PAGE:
Among the exiting House Speaker’s landmark achievements was the New Worlds Reading Initiative, which delivers books to grade schoolers struggling to learn how to read. And in his off time, he hosts a podcast featuring interviews with authors of bestselling books that have influenced his career in politics.
After a short break following its first season, Season 2 of the “Read, White & Blue” podcast debuts today.
Episode 1 features Vivek Ramaswamy, author of “WOKE, INC.: Inside Corporate America’s Social Justice Scam.” He and Sprowls discuss Environmental, Social and Governance, or ESG investing, and the ways they believe it threatens democracy.
“The public policy we have passed out of the Florida House over the past two years has pushed Florida into a position of leadership on shifting the power back to citizens, parents and everyday Americans. On Season 2 of ‘Read, White & Blue,’ I explore with bestselling authors some of the best books about these issues — from ‘woke’ capitalism to children’s literacy to law and order,” Sprowls said. “National Book Lovers Day is the perfect time to listen to the podcast and check out the next book you should be reading.”
Further episodes will feature substantive discussions with authors such as Jonathan Issac (“Why I Stand”), James Patterson (“Run, Rose, Run”) and Kellyanne Conway (“Here’s the Deal”), among many others.
Here are some other political thoughts:
👫⧘👶 — The Trump administration’s family separation policy may not dominate headlines in 2022, but The Atlantic’s Caitlin Dickerson spent 18 months investigating it, and the final product is must-read journalism. The Atlantic’s national editor, industry veteran Scott Stossel, is not easily impressed, so his five-word take should carry some weight: “important and riveting and maddening.” Check it out ASAP.
🥊 — Can Democrats win for losing? According to the polls … Maybe. As Republicans continue notching wins on culture war issues such as restricting abortion rights — and refusing to restrict gun rights — voters are starting to get fed up, giving the Democrats a chance to counterpunch. If the trend continues, the GOP could snatch defeat from the jaws of victory.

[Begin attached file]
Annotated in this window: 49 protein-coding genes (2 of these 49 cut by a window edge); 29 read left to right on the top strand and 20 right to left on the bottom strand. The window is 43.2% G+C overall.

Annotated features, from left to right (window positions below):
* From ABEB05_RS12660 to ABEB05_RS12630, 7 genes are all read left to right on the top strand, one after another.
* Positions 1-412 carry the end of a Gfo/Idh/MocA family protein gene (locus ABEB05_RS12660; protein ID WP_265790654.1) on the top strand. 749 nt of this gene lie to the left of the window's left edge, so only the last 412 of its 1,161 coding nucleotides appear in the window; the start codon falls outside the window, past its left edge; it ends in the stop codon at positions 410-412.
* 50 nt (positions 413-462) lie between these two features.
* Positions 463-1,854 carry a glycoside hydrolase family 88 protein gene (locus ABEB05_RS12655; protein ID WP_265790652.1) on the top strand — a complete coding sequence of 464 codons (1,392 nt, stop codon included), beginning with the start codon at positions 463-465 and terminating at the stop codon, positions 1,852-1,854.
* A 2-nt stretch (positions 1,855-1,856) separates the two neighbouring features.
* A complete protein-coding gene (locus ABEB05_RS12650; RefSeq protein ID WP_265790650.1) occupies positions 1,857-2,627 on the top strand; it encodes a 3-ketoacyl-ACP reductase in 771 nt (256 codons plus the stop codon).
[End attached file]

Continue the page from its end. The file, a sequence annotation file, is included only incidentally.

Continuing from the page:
🥇🥇🥇 — Susie Wiles was key to Trump’s 2016 victory in Florida, and she managed the repeat in 2020. But can she pull off a Florida three-peat for the first presidential candidate since FDR? It’d be tough — especially if Gov. Ron DeSantis is in the mix — but we wouldn’t bet against her if she’s in charge of the Sunshine State theater in two years.
🚨 — There won’t be a truth and reconciliation commission for the “Big Lie” … in fact, Americans may get a sequel instead. According to an in-depth analysis by Ryan Teague Beckwith and Bill Allison of Bloomberg, whether the 2024 election can be stolen will essentially be decided by the November outcomes in five key states — Arizona, Georgia, Michigan, Pennsylvania and Wisconsin. The alarm bells are already blaring.
🤿 — National Democrats may be regaining momentum, but does the party really have a chance to win in Florida? Dara Kam, joined by State Attorney Dave Aronberg, examines the question in the second episode of her new podcast, “Deeper Dive with Dara Kam.” Hear Aronberg discuss his efforts battling the opioid crisis and the “sober homes” racket.
— SITUATIONAL AWARENESS —
The raid of MAL is another escalation in the weaponization of federal agencies against the Regime’s political opponents, while people like Hunter Biden get treated with kid gloves. Now the Regime is getting another 87k IRS agents to wield against its adversaries? Banana Republic.
— Ron DeSantis (@RonDeSantisFL) August 9, 2022
—@marcorubio: Using government power to persecute political opponents is something we have seen many times from 3rd world Marxist dictatorships. But never before in America
—@TracyWalder: As a former FBI agent, this is a big deal. We didn’t execute search warrants of this magnitude/scale unless we had a mountain of cause to back it up
I can’t wait until we have a Senate led by people in touch with the real concerns of working Americans
So we can reverse all the the climate garbage democrats rammed through by the slimmest of margins pic.twitter.com/sBc58z9zNI
— Marco Rubio (@marcorubio) August 8, 2022